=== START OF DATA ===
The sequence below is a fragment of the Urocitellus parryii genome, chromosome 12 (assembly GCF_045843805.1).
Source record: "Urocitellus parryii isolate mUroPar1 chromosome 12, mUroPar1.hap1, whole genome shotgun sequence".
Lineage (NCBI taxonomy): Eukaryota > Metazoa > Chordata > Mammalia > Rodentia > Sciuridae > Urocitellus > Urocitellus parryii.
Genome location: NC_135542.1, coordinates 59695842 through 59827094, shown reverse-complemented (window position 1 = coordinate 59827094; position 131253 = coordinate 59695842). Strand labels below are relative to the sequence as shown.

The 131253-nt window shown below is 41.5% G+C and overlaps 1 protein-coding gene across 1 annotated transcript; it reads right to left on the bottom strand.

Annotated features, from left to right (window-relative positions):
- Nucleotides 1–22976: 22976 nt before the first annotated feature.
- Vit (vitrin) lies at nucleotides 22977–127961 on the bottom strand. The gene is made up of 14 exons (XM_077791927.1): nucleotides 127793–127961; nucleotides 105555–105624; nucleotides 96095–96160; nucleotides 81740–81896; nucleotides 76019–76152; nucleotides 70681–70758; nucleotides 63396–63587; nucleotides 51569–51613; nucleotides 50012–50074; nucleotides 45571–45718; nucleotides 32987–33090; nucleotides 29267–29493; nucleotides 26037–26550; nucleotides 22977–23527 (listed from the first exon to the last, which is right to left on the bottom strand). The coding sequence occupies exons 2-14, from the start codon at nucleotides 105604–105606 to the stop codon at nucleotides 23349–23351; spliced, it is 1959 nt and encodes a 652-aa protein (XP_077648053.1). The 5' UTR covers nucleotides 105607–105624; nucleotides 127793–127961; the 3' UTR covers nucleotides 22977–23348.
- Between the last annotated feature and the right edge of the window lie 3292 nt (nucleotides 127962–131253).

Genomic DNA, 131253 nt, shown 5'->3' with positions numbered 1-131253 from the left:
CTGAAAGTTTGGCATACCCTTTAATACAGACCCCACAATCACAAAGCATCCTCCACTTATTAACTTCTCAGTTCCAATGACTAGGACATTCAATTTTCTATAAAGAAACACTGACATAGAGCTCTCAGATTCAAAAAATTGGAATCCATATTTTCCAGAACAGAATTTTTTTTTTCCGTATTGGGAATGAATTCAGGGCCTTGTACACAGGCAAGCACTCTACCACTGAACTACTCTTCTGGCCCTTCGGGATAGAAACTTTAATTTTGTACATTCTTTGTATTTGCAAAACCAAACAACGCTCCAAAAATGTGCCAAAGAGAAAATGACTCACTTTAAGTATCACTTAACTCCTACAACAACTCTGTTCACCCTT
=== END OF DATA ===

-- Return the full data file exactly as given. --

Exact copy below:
The sequence below is a fragment of the Urocitellus parryii genome, chromosome 12 (assembly GCF_045843805.1).
Source record: "Urocitellus parryii isolate mUroPar1 chromosome 12, mUroPar1.hap1, whole genome shotgun sequence".
Lineage (NCBI taxonomy): Eukaryota > Metazoa > Chordata > Mammalia > Rodentia > Sciuridae > Urocitellus > Urocitellus parryii.
Genome location: NC_135542.1, coordinates 59695842 through 59827094, shown reverse-complemented (window position 1 = coordinate 59827094; position 131253 = coordinate 59695842). Strand labels below are relative to the sequence as shown.

The 131253-nt window shown below is 41.5% G+C and overlaps 1 protein-coding gene across 1 annotated transcript; it reads right to left on the bottom strand.

Annotated features, from left to right (window-relative positions):
- Nucleotides 1–22976: 22976 nt before the first annotated feature.
- Vit (vitrin) lies at nucleotides 22977–127961 on the bottom strand. The gene is made up of 14 exons (XM_077791927.1): nucleotides 127793–127961; nucleotides 105555–105624; nucleotides 96095–96160; nucleotides 81740–81896; nucleotides 76019–76152; nucleotides 70681–70758; nucleotides 63396–63587; nucleotides 51569–51613; nucleotides 50012–50074; nucleotides 45571–45718; nucleotides 32987–33090; nucleotides 29267–29493; nucleotides 26037–26550; nucleotides 22977–23527 (listed from the first exon to the last, which is right to left on the bottom strand). The coding sequence occupies exons 2-14, from the start codon at nucleotides 105604–105606 to the stop codon at nucleotides 23349–23351; spliced, it is 1959 nt and encodes a 652-aa protein (XP_077648053.1). The 5' UTR covers nucleotides 105607–105624; nucleotides 127793–127961; the 3' UTR covers nucleotides 22977–23348.
- Between the last annotated feature and the right edge of the window lie 3292 nt (nucleotides 127962–131253).

Genomic DNA, 131253 nt, shown 5'->3' with positions numbered 1-131253 from the left:
CTGAAAGTTTGGCATACCCTTTAATACAGACCCCACAATCACAAAGCATCCTCCACTTATTAACTTCTCAGTTCCAATGACTAGGACATTCAATTTTCTATAAAGAAACACTGACATAGAGCTCTCAGATTCAAAAAATTGGAATCCATATTTTCCAGAACAGAATTTTTTTTTTCCGTATTGGGAATGAATTCAGGGCCTTGTACACAGGCAAGCACTCTACCACTGAACTACTCTTCTGGCCCTTCGGGATAGAAACTTTAATTTTGTACATTCTTTGTATTTGCAAAACCAAACAACGCTCCAAAAATGTGCCAAAGAGAAAATGACTCACTTTAAGTATCACTTAACTCCTACAACAACTCTGTTCACCCTT